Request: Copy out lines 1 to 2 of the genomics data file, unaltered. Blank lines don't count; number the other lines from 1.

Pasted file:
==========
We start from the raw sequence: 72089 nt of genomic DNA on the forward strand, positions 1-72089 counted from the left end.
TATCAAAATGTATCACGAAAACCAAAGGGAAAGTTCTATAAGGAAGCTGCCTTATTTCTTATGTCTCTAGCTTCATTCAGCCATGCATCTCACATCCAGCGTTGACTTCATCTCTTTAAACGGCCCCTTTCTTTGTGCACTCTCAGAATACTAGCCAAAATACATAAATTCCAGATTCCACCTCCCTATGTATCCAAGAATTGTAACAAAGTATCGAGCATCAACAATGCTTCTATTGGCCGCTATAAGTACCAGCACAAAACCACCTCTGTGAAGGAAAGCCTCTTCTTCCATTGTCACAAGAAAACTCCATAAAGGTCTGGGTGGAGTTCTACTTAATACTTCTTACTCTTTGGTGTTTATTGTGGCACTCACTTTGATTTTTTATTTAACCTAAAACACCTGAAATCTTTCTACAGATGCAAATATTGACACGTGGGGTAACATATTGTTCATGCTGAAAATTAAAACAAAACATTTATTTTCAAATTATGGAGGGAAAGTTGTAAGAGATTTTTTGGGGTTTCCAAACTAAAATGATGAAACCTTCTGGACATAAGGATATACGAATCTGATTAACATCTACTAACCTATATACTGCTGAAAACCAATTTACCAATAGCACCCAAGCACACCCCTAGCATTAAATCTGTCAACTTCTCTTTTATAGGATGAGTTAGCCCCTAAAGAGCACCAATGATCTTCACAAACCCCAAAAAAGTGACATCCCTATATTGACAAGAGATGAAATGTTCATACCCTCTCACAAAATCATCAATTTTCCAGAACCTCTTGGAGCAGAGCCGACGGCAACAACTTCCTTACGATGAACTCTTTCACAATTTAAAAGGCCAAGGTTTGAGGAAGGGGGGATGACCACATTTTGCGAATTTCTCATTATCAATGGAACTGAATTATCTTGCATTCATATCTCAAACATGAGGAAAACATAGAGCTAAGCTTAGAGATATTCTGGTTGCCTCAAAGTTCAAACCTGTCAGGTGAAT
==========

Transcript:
We start from the raw sequence: 72089 nt of genomic DNA on the forward strand, positions 1-72089 counted from the left end.
TATCAAAATGTATCACGAAAACCAAAGGGAAAGTTCTATAAGGAAGCTGCCTTATTTCTTATGTCTCTAGCTTCATTCAGCCATGCATCTCACATCCAGCGTTGACTTCATCTCTTTAAACGGCCCCTTTCTTTGTGCACTCTCAGAATACTAGCCAAAATACATAAATTCCAGATTCCACCTCCCTATGTATCCAAGAATTGTAACAAAGTATCGAGCATCAACAATGCTTCTATTGGCCGCTATAAGTACCAGCACAAAACCACCTCTGTGAAGGAAAGCCTCTTCTTCCATTGTCACAAGAAAACTCCATAAAGGTCTGGGTGGAGTTCTACTTAATACTTCTTACTCTTTGGTGTTTATTGTGGCACTCACTTTGATTTTTTATTTAACCTAAAACACCTGAAATCTTTCTACAGATGCAAATATTGACACGTGGGGTAACATATTGTTCATGCTGAAAATTAAAACAAAACATTTATTTTCAAATTATGGAGGGAAAGTTGTAAGAGATTTTTTGGGGTTTCCAAACTAAAATGATGAAACCTTCTGGACATAAGGATATACGAATCTGATTAACATCTACTAACCTATATACTGCTGAAAACCAATTTACCAATAGCACCCAAGCACACCCCTAGCATTAAATCTGTCAACTTCTCTTTTATAGGATGAGTTAGCCCCTAAAGAGCACCAATGATCTTCACAAACCCCAAAAAAGTGACATCCCTATATTGACAAGAGATGAAATGTTCATACCCTCTCACAAAATCATCAATTTTCCAGAACCTCTTGGAGCAGAGCCGACGGCAACAACTTCCTTACGATGAACTCTTTCACAATTTAAAAGGCCAAGGTTTGAGGAAGGGGGGATGACCACATTTTGCGAATTTCTCATTATCAATGGAACTGAATTATCTTGCATTCATATCTCAAACATGAGGAAAACATAGAGCTAAGCTTAGAGATATTCTGGTTGCCTCAAAGTTCAAACCTGTCAGGTGAAT